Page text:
Programmable Interface

Audiopad

The Audiopad is an innovative music controller.

Whoever invented dynamic configs deserves a medal - I'd give him all of mine. Imagine the chaos we'd have without them. A kid joins the Navy on Viand, learns the ropes, and then musters out and joins a merchant company operating out of the Marches.

So what happens? The merchant vessel he's on was built by a company light-years away from the yard that fabbed the dreadnought. All the controls are different: the power switch that was under the thumb of his left hand is now under the third finger of his right. The heads-up attitude display is now flat on the board, and the blue light that signaled a problem is an amber one on the merchant. If he doesn't scuttle her first time out of the dock, you're lucky.

With a dynamic config, he keys in the layout he likes, and if he wants to further customize the panel, he moves the controls around and logs it in the computer so he can call it up any time he wants.

There are moments on the bridge, too many moments, that call for split-second thinking. You set that panel up to your liking - you live with that panel - you marry that panel - and it will always be right there when you need it. Your fingers (and feet, if you use them, but I never do) learn every inch of the board, and you can fly a ship in your sleep. A skilled crewman never looks at the controls - his eyes are on the tell tales and other displays.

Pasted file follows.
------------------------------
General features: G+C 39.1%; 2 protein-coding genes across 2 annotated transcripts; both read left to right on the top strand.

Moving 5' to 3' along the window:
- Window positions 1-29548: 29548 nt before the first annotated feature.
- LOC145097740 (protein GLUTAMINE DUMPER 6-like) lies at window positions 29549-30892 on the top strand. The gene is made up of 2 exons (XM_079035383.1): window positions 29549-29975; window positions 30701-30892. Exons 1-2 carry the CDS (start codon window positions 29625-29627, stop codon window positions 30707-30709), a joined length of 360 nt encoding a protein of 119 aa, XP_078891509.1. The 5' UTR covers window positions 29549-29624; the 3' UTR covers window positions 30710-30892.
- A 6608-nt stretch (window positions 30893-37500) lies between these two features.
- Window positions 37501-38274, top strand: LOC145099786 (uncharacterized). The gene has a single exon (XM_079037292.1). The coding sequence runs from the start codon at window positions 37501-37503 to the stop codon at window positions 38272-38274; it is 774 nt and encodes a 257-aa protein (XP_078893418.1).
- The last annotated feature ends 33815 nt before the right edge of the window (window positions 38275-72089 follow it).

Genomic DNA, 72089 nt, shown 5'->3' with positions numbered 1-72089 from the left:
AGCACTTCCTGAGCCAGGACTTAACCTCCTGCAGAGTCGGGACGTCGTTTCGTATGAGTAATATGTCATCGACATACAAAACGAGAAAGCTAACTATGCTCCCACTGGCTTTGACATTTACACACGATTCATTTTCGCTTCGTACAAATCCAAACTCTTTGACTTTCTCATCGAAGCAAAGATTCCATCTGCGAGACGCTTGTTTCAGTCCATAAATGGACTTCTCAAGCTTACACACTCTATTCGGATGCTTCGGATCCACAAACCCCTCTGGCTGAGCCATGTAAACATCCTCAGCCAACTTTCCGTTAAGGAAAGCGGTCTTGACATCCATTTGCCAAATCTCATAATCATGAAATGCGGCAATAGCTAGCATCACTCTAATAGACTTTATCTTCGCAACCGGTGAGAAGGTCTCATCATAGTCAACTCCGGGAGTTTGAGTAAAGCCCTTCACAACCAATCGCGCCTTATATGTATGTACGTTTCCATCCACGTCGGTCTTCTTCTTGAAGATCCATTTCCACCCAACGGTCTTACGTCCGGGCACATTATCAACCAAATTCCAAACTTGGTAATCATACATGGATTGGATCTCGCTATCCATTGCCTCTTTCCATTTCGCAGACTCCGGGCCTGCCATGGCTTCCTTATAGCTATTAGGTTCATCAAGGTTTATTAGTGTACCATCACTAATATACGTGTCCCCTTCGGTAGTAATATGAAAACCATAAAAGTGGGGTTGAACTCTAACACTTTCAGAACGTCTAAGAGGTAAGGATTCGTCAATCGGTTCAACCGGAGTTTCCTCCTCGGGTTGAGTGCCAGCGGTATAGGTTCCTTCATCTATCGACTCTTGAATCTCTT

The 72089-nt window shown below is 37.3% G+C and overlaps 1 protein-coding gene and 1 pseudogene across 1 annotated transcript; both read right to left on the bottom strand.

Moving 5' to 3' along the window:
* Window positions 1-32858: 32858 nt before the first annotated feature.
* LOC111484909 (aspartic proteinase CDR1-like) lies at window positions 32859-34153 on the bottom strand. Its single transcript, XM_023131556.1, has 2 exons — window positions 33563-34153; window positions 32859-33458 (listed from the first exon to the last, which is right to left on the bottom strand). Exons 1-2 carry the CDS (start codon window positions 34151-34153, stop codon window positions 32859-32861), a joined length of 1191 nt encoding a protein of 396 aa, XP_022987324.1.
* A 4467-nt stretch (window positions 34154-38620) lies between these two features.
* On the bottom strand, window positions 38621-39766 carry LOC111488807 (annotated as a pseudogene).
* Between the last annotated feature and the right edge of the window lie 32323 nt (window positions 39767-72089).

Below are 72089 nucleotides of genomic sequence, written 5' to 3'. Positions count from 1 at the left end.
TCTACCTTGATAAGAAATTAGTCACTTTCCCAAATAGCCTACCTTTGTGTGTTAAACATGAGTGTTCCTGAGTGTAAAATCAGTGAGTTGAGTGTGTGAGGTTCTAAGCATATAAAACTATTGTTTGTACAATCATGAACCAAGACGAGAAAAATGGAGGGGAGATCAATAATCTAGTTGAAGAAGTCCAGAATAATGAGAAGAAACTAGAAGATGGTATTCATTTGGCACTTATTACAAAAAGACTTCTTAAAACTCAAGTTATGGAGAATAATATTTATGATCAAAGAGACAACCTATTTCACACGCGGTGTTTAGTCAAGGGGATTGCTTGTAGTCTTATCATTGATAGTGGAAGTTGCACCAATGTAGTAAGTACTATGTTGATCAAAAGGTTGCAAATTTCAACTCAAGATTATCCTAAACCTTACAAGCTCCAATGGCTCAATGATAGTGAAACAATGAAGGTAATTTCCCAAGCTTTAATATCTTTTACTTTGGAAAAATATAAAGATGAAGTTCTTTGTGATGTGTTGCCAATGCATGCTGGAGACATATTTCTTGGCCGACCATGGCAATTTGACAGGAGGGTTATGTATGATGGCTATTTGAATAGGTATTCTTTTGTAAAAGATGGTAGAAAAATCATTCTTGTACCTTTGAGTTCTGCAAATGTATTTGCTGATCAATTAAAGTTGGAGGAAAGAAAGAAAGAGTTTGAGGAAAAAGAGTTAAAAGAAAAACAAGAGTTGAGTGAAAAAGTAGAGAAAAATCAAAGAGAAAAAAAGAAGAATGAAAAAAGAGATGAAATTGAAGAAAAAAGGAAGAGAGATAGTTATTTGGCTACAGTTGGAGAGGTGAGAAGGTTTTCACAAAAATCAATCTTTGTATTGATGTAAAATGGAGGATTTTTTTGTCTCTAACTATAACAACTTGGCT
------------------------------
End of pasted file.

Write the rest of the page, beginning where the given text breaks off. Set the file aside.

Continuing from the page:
If a man's skilled with the configs, too, he can handle any board in a crisis. Commo needs help set ting up a line-of-sight during a battle? Fine, if he's not tied up it takes him a second to pull up commo's board at his station. That's why it's so critical that your bridge crew be skilled at several tasks.

Personally, when I configure a panel I always ignore the leg controls. I don't stop my crew from using them, because a man knows what he likes or he doesn't know anything. But I was never much of a dancer, either, and I feel like my legs just flail around under the console.

I keep the most common controls under my index fingers, but I won't overlap. If there's two things I need to do at once, they've got to lie under different fingers. I'm left handed, so I put anything I need quick under those fingers. I use my thumbs as anchors, mostly. If controls need locked, sure, I'll put in a toggle where I want it, but if the control needs a sensitive touch but still must be held down, l put it under a thumb so the rest of my hand can still swivel around to all the positions.

Another good place for anchors is the little fingers. Little fingers are good, too, to set up alternative controls. For example, on my commo board I like my left index to handle fine tuning of radio frequency, but once I've zeroed in on what I want, that spot's wasted. So when I'm ready to transmit the burst, my right pinkie holds what I call my "second set". Then the burst pad is under my left index where fine tuning normally is. Once the burst is through, I let up my pinkie and I can reset the frequency if I want to. (ed note: In other words, the "second set" button is like the shift key on a computer keyboard.)